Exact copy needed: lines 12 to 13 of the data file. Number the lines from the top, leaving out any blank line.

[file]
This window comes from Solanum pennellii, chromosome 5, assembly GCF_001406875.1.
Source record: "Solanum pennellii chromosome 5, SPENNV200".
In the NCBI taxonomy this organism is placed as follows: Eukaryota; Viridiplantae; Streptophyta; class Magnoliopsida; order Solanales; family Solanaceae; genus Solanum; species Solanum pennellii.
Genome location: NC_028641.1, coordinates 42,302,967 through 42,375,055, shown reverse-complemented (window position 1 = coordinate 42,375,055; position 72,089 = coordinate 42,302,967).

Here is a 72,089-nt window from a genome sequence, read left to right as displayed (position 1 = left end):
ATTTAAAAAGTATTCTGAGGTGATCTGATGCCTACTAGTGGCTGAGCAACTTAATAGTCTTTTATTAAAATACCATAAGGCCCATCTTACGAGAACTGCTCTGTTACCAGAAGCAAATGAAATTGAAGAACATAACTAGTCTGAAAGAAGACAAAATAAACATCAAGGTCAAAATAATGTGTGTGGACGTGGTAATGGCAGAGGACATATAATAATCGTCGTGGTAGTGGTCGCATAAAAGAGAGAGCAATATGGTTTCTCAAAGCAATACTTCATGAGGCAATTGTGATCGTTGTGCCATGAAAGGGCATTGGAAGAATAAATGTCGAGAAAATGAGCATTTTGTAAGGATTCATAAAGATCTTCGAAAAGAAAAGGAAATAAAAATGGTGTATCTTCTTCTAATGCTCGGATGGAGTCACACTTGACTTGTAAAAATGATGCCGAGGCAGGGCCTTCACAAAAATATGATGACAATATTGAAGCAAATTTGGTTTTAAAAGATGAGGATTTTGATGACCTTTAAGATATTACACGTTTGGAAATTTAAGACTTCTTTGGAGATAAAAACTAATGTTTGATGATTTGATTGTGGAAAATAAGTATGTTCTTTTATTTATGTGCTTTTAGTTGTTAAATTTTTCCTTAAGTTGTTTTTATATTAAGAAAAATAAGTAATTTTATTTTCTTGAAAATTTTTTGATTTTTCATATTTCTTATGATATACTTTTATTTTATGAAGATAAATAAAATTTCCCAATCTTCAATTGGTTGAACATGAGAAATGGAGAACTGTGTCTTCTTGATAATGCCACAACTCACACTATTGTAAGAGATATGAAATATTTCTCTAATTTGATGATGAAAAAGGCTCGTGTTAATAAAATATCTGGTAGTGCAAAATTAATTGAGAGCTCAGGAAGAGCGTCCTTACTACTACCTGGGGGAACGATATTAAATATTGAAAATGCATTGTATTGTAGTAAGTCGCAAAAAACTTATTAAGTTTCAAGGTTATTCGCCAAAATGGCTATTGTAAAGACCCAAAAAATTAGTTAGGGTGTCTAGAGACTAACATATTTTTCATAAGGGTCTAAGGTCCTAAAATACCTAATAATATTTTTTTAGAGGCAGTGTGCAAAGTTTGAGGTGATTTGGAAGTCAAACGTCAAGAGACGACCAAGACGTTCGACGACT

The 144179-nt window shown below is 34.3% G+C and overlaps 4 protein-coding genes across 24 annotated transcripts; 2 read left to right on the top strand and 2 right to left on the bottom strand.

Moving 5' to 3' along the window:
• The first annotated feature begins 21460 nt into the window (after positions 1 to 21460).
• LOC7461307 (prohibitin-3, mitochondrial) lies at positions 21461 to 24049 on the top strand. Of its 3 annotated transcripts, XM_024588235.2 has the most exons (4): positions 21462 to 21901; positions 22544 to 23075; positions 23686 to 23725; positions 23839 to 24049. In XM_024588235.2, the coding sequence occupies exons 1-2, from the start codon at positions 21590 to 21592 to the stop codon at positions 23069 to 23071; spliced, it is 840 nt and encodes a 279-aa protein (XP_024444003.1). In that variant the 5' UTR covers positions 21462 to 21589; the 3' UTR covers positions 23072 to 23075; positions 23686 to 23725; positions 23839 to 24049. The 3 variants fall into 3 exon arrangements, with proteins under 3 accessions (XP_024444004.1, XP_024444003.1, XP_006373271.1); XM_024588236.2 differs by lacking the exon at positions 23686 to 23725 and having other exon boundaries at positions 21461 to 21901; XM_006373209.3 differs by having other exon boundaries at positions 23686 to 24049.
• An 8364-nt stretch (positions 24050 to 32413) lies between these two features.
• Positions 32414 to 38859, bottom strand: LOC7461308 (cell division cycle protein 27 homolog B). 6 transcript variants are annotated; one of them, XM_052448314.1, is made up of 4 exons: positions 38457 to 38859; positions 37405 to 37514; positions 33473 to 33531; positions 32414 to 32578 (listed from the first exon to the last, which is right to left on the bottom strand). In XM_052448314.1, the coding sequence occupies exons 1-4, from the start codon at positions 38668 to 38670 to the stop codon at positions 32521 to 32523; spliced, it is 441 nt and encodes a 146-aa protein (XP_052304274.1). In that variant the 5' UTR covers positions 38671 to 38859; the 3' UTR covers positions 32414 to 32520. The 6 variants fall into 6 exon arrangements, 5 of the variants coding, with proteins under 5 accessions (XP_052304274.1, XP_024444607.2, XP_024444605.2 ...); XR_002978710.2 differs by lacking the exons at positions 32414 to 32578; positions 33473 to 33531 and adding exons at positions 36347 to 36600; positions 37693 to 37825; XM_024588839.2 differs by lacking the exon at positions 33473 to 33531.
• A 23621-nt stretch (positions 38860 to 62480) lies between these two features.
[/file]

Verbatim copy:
• Positions 32414 to 38859, bottom strand: LOC7461308 (cell division cycle protein 27 homolog B). 6 transcript variants are annotated; one of them, XM_052448314.1, is made up of 4 exons: positions 38457 to 38859; positions 37405 to 37514; positions 33473 to 33531; positions 32414 to 32578 (listed from the first exon to the last, which is right to left on the bottom strand). In XM_052448314.1, the coding sequence occupies exons 1-4, from the start codon at positions 38668 to 38670 to the stop codon at positions 32521 to 32523; spliced, it is 441 nt and encodes a 146-aa protein (XP_052304274.1). In that variant the 5' UTR covers positions 38671 to 38859; the 3' UTR covers positions 32414 to 32520. The 6 variants fall into 6 exon arrangements, 5 of the variants coding, with proteins under 5 accessions (XP_052304274.1, XP_024444607.2, XP_024444605.2 ...); XR_002978710.2 differs by lacking the exons at positions 32414 to 32578; positions 33473 to 33531 and adding exons at positions 36347 to 36600; positions 37693 to 37825; XM_024588839.2 differs by lacking the exon at positions 33473 to 33531.
• A 23621-nt stretch (positions 38860 to 62480) lies between these two features.